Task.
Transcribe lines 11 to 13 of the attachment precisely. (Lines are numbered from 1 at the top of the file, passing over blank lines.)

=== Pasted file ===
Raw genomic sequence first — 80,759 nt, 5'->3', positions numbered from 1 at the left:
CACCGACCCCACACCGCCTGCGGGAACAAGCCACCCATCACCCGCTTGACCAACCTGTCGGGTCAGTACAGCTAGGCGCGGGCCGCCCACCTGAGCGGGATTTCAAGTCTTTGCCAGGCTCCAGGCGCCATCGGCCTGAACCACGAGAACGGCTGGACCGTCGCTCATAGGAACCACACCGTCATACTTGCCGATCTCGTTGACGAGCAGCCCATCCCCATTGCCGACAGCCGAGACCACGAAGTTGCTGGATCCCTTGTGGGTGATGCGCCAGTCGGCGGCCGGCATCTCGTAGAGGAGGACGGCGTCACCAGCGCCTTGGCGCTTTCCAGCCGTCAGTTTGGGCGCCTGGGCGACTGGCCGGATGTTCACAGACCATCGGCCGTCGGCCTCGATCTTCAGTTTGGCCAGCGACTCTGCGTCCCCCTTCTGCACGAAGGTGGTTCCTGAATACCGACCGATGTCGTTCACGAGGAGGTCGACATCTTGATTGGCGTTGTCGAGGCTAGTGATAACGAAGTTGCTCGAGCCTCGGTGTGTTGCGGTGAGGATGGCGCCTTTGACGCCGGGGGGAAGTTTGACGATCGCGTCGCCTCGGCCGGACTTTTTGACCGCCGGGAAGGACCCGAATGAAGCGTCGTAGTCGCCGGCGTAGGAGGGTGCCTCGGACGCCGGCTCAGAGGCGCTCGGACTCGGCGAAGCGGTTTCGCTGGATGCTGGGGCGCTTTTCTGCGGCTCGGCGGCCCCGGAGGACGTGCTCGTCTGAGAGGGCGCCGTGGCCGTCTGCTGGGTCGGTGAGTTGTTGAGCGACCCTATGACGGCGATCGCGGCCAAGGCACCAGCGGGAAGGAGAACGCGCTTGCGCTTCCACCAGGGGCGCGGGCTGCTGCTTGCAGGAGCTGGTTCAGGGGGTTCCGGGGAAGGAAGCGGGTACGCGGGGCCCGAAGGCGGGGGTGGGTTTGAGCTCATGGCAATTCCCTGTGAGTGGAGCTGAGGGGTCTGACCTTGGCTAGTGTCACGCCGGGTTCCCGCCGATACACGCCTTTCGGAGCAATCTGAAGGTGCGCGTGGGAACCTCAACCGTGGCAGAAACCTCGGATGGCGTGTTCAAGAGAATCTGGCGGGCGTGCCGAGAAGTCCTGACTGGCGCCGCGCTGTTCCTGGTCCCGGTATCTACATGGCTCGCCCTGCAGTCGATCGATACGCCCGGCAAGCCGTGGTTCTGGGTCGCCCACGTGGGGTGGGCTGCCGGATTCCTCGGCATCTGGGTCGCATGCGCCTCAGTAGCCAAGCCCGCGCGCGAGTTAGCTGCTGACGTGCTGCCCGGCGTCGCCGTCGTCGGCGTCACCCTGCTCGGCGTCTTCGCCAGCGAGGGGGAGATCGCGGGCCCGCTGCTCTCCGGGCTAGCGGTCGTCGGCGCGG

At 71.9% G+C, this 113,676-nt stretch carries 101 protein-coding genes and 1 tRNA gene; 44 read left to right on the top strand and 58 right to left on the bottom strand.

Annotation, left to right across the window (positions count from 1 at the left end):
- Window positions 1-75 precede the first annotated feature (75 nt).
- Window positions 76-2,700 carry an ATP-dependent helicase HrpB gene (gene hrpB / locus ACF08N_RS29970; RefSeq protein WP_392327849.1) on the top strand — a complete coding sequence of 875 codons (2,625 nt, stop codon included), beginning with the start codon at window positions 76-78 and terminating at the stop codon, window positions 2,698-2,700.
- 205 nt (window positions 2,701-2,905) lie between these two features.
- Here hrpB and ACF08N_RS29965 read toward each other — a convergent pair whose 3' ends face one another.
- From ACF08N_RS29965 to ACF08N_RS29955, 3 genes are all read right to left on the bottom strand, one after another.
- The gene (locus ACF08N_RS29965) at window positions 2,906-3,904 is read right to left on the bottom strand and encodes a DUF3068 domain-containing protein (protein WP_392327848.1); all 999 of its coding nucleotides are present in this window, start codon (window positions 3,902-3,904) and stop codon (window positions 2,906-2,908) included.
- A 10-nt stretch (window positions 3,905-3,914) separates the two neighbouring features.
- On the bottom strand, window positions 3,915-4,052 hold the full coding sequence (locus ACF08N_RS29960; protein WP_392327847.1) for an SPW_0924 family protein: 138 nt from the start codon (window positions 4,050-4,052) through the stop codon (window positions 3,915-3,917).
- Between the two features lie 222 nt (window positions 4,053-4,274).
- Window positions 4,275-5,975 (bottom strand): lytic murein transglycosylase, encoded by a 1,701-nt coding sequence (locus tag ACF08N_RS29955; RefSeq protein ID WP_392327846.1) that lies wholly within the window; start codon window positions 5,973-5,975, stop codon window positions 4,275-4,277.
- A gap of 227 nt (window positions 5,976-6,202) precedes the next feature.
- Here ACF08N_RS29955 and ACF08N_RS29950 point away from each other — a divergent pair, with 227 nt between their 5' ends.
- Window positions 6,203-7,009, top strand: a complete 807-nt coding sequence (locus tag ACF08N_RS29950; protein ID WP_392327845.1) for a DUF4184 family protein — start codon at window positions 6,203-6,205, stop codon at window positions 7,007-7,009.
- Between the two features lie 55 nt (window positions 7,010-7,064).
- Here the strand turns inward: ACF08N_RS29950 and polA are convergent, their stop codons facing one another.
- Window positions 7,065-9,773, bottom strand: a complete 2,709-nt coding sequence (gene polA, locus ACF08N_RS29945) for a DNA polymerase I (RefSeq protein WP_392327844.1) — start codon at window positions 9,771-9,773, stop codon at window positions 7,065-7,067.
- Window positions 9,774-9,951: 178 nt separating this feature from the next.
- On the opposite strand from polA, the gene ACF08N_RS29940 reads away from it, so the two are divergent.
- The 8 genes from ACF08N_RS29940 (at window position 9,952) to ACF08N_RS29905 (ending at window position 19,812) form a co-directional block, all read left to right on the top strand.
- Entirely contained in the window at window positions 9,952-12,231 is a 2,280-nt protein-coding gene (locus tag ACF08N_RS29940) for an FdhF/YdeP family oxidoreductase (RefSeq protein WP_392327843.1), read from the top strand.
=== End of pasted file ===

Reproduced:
- A 10-nt stretch (window positions 3,905-3,914) separates the two neighbouring features.
- On the bottom strand, window positions 3,915-4,052 hold the full coding sequence (locus ACF08N_RS29960; protein WP_392327847.1) for an SPW_0924 family protein: 138 nt from the start codon (window positions 4,050-4,052) through the stop codon (window positions 3,915-3,917).
- Between the two features lie 222 nt (window positions 4,053-4,274).